Today is celebrated as Buzzards Day, especially in some parts of the US. They are one of the most common and widespread birds of prey. The number of buzzards have increased and are thought to be as high as 60,000 pairs throughout the UK, making them the most prevalent bird of prey in the UK.
Let’s bust a few myths about this bird today. Buzzards are large hawk-like birds of prey with broad wings often seen circling the skies, for example vultures (turkey vultures). Nearly a century back these birds were considered as a signal of rebirth (as opposed to death) of the once living creature who has now met with their demise. For some it is simply a celebration of the return of this graceful, winged creature to spring.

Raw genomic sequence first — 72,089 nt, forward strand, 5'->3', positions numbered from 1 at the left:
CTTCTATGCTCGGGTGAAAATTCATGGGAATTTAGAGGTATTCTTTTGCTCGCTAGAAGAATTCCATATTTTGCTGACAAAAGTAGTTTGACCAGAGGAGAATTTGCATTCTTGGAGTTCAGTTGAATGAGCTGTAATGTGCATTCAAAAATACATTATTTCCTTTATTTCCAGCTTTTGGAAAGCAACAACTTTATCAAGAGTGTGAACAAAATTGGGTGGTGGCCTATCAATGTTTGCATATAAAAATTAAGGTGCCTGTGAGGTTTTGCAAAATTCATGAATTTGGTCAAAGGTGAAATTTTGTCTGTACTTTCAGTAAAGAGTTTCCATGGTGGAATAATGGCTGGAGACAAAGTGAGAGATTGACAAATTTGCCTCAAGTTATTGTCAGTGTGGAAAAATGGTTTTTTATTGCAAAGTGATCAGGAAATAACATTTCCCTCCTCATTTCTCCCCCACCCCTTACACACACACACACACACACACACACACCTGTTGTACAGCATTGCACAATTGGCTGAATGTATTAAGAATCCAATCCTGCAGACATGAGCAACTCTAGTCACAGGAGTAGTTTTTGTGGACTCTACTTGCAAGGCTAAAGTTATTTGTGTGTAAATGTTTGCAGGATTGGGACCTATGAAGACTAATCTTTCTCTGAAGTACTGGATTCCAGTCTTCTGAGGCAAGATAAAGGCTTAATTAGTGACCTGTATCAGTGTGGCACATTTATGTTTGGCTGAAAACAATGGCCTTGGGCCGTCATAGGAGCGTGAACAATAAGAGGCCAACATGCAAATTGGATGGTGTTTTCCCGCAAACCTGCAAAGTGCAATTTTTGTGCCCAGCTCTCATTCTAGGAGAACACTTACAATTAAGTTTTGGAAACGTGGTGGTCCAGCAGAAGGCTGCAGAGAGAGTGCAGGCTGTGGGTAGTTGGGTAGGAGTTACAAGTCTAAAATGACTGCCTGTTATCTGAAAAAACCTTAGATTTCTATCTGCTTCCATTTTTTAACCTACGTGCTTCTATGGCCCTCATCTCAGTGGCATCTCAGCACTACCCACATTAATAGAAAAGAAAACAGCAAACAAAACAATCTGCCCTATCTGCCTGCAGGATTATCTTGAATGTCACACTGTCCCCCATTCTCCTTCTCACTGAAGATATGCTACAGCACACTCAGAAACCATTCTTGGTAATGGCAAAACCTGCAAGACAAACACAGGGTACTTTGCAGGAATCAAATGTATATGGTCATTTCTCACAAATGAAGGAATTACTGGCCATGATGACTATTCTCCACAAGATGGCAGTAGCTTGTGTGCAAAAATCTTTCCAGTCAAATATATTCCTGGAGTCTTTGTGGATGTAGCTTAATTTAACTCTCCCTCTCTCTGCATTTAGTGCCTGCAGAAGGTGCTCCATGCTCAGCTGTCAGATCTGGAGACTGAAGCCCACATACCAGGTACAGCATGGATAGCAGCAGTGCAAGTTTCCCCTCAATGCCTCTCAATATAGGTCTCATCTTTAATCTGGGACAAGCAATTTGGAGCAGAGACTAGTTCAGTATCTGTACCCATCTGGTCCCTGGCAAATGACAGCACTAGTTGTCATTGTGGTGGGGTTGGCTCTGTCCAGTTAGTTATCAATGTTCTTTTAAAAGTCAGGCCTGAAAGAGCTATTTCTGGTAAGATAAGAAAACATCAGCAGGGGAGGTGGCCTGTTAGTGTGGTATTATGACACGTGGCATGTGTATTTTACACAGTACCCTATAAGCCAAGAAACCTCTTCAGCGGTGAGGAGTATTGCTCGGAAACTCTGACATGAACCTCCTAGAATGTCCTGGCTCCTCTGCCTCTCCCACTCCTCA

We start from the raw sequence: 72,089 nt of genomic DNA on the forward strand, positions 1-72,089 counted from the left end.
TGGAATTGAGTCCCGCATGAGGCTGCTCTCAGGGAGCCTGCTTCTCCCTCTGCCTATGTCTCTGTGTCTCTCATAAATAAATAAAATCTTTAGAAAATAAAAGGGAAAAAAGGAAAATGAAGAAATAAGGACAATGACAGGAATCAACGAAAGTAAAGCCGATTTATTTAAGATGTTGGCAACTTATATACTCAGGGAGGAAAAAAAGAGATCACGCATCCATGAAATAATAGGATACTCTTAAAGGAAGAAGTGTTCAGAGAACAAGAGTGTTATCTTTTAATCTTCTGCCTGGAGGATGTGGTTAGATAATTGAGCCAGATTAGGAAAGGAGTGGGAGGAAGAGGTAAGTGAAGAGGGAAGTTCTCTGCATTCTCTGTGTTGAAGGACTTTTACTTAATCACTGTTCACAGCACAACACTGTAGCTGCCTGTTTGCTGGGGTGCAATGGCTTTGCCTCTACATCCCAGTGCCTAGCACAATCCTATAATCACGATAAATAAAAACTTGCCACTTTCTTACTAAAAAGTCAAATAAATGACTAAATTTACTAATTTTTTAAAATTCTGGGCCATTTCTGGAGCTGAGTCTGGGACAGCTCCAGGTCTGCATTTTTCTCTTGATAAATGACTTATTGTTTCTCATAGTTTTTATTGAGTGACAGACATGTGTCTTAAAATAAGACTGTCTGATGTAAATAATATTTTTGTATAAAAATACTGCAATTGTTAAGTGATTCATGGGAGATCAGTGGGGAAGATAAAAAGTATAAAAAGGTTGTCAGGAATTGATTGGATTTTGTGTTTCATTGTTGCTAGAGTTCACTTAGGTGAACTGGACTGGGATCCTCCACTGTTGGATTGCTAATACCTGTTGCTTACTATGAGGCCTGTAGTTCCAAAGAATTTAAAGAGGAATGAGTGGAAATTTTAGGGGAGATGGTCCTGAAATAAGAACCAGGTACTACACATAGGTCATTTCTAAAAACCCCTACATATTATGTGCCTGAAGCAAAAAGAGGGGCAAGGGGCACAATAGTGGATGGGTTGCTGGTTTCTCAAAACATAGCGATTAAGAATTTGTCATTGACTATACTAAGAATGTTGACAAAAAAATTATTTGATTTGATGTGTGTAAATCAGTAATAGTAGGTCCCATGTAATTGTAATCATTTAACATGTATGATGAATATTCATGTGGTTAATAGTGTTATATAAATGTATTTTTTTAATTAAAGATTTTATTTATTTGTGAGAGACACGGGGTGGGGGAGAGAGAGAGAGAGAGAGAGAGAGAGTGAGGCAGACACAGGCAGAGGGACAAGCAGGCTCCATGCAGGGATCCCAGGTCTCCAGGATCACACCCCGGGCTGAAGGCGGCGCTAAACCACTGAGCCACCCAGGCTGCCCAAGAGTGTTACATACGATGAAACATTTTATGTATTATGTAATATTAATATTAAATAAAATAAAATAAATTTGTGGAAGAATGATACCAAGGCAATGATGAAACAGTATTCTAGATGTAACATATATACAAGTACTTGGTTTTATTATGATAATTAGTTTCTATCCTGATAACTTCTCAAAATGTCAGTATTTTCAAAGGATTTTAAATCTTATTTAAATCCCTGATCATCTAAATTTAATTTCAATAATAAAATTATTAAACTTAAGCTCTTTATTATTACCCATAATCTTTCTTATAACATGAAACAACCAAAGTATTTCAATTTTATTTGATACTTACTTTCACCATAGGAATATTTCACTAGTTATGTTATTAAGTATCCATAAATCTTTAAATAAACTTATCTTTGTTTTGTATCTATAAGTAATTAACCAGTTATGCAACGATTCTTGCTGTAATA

They usually live in hilly areas, especially barren open ground, but have recently started to inhabit lowland farm areas. They can grow up to 50cm long with a wingspan of 137cm and their wings are broad and rounded at the ends. They vary in color but are commonly in shades of brown with a white colored V shaped breast.
They are daytime hunters, sometimes seen flying in pairs but usually seen hunting alone. When a prey is spotted, it quickly scoops down and catches its prey. They hunt smaller mammals and also eat dead animals called as “carrion” found in their territory. This has led them to be unfairly blamed by the farmers and some other experts.
Watch the buzzard hunting a rabbit in the video below: